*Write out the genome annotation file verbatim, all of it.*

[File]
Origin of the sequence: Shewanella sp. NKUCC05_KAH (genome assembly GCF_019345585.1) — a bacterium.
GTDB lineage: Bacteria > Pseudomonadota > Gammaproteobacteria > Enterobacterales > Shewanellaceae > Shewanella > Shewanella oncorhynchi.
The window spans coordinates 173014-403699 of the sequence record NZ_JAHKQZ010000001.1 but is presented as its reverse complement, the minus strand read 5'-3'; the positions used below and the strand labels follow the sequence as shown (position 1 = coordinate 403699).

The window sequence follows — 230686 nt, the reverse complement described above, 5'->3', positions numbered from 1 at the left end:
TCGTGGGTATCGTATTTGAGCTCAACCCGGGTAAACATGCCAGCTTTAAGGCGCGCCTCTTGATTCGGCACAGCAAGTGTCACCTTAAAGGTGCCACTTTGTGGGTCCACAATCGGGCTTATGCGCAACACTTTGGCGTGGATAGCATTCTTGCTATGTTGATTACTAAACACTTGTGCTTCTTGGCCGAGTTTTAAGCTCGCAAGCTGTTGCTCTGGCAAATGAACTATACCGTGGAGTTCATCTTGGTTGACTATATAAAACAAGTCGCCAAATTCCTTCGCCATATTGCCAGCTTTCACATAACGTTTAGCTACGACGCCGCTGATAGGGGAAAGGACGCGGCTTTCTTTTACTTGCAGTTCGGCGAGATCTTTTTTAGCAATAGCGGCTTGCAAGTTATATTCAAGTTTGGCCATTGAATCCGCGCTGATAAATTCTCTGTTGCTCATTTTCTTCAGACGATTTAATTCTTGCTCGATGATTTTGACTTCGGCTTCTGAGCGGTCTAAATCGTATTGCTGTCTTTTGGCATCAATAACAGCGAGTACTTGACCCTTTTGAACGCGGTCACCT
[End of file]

Origin of the sequence: Shewanella sp. NKUCC05_KAH (genome assembly GCF_019345585.1) — a bacterium.
GTDB lineage: Bacteria > Pseudomonadota > Gammaproteobacteria > Enterobacterales > Shewanellaceae > Shewanella > Shewanella oncorhynchi.
The window spans coordinates 173014-403699 of the sequence record NZ_JAHKQZ010000001.1 but is presented as its reverse complement, the minus strand read 5'-3'; the positions used below and the strand labels follow the sequence as shown (position 1 = coordinate 403699).

The window sequence follows — 230686 nt, the reverse complement described above, 5'->3', positions numbered from 1 at the left end:
TCGTGGGTATCGTATTTGAGCTCAACCCGGGTAAACATGCCAGCTTTAAGGCGCGCCTCTTGATTCGGCACAGCAAGTGTCACCTTAAAGGTGCCACTTTGTGGGTCCACAATCGGGCTTATGCGCAACACTTTGGCGTGGATAGCATTCTTGCTATGTTGATTACTAAACACTTGTGCTTCTTGGCCGAGTTTTAAGCTCGCAAGCTGTTGCTCTGGCAAATGAACTATACCGTGGAGTTCATCTTGGTTGACTATATAAAACAAGTCGCCAAATTCCTTCGCCATATTGCCAGCTTTCACATAACGTTTAGCTACGACGCCGCTGATAGGGGAAAGGACGCGGCTTTCTTTTACTTGCAGTTCGGCGAGATCTTTTTTAGCAATAGCGGCTTGCAAGTTATATTCAAGTTTGGCCATTGAATCCGCGCTGATAAATTCTCTGTTGCTCATTTTCTTCAGACGATTTAATTCTTGCTCGATGATTTTGACTTCGGCTTCTGAGCGGTCTAAATCGTATTGCTGTCTTTTGGCATCAATAACAGCGAGTACTTGACCCTTTTGAACGCGGTCACCT